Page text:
The stands erupted in applause when the referee issued a red card violation to Chicago Fire defender Bakary Soumare, ensuring the visitors would be down a man for the final hour of their match against the Columbus Crew Saturday night.

Soumare was ejected after his physical and ill-advised tackle in the 29th minute prevented a clear scoring opportunity for Crew forward Jairo Arrieta.

The Crew seized momentum early in the contest and afforded the Fire, fellow Eastern Conference playoff hopefuls, few opportunities to score. The Crew’s exceptional ball handling, active passing and stingy defense carried them to a 3-0 victory.

The win improved the Crew’s chances of making the playoffs, moving them within two points of fifth-place New England Revolution in the standings. The Crew will play the Revolution in the team’s final two regular season games next month.

If they play as well in those games as they did Saturday, Columbus fans will get to see their team enter the postseason for the first time since 2011.

After covering Crew games from the press box during the summer for The Lantern, this game marked my first attendance as a fan in the stands. The experience of being immersed in the action was quite different.

The aforementioned red card and two other infractions were unexpectedly announced in both English and Spanish. The incessant beat of a drum kit brought and played by Chicago Fire supporters boomed at the south end of the stadium. Fireworks exploded and fast-paced rock music played over the sound system after each goal.

Fans audibly surged up whenever the Crew threatened to make a scoring play. The best example of this happened when defender Chad Marshall’s header toward the goal seemed to slow in midair as the stadium eagerly anticipated a chance to cheer. Fire goalkeeper Sean Johnson dramatically deflected the ball, however, and the crowd let out a collective sigh.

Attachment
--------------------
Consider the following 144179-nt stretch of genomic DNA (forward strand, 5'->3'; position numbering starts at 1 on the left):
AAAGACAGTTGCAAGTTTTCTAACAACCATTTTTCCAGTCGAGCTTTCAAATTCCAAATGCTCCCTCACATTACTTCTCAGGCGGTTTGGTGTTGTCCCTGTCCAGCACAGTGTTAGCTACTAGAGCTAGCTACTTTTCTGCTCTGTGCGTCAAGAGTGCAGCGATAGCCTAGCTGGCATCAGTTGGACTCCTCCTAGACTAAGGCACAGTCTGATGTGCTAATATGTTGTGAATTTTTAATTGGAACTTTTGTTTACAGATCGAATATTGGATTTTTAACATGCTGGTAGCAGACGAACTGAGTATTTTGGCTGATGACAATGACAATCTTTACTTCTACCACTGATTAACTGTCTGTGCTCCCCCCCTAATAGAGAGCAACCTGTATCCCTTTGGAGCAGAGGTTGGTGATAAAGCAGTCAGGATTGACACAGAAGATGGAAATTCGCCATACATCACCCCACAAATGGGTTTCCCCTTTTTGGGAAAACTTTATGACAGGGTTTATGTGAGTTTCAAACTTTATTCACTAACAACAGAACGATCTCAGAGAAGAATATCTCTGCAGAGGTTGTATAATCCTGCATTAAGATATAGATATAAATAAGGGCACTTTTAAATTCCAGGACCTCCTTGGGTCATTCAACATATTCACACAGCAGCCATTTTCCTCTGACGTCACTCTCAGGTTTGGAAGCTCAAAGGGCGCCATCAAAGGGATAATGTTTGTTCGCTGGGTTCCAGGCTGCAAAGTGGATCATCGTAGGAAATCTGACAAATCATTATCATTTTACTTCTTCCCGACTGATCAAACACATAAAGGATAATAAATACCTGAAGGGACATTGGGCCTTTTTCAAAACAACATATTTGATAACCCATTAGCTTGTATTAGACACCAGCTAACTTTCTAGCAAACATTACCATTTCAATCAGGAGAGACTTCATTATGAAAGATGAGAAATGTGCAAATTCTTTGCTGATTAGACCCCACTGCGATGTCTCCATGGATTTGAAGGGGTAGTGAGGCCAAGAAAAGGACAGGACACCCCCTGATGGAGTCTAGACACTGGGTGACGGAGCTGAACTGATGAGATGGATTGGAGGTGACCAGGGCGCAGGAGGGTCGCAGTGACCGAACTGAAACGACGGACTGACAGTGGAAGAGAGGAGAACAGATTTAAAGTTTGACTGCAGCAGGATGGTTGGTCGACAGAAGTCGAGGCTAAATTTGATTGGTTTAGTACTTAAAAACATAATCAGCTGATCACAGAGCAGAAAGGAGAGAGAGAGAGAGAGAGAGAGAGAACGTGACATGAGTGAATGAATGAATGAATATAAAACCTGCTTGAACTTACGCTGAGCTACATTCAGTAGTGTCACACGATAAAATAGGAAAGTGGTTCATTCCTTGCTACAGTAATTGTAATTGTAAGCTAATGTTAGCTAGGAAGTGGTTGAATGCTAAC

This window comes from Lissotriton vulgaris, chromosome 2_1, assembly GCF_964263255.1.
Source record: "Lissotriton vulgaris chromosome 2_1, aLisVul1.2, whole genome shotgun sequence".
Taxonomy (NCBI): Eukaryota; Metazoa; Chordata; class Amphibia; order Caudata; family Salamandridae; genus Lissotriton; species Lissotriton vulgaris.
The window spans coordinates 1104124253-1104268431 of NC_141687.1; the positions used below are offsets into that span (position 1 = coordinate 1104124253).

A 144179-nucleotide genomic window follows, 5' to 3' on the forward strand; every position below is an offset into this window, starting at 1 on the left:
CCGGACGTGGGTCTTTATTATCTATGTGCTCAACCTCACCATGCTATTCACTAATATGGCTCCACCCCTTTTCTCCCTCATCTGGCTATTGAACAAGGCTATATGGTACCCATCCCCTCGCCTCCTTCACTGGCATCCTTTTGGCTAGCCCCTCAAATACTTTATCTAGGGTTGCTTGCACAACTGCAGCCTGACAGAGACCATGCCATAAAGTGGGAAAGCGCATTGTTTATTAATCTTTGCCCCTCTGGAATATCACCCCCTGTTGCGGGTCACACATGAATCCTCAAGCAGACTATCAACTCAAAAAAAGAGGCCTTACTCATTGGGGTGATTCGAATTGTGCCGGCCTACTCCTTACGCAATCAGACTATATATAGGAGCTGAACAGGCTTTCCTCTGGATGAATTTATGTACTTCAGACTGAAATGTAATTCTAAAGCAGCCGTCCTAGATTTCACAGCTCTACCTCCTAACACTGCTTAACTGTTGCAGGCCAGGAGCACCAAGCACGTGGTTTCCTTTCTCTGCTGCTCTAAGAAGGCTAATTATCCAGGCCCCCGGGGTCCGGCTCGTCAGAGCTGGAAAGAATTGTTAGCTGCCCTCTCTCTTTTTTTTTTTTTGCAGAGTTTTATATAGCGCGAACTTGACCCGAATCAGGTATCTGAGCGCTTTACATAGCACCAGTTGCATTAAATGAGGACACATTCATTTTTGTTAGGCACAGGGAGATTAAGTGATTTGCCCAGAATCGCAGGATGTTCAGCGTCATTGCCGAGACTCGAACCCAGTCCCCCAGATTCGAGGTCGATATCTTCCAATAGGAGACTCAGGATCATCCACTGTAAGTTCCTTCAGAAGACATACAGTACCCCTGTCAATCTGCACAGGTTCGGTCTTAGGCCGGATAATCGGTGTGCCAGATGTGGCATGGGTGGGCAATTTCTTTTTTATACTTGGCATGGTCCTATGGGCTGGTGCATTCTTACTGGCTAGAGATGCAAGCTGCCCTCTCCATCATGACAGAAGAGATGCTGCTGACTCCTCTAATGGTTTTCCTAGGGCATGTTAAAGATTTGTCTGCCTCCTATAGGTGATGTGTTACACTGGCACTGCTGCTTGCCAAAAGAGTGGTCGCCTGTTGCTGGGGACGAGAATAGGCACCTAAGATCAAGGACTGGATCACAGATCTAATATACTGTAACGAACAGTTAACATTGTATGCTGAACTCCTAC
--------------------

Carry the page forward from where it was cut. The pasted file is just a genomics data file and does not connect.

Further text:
Roving the stadium to absorb more of the atmosphere provided some surprises. The radio play-by-play commentary broadcasted outward to parking lot tailgaters was deafeningly loud in the south gate plaza. Being able to witness live play through the tunnel at field level was an experience that shrank the game down to reality and eliminated the inaccessible glamour often ascribed to professional sports.

Halftime brought more surprises, as staff divided the field into four areas and set up miniature practice nets for a stampede of children who streamed onto the field to engage in 10-minute scrimmages. Crew defender Agustín Viana’s speech during a Jumbotron video segment during the break echoed off the opposite side of the stadium.

Frankie Hejduk, former Crew player and captain of the 2008 MLS Cup championship team, now works in the franchise’s front office as a promoter of the team in the Columbus community. Saturday was no different, as he hung out with supporters who described themselves as “hooligans” at Crew Stadium’s Upper 90 Club and bought a round of drinks for them.

Crew Stadium makes for an enjoyable cultural and game-watching experience, particularly when the home team gives its audience a reason to make the place buzz with excitement.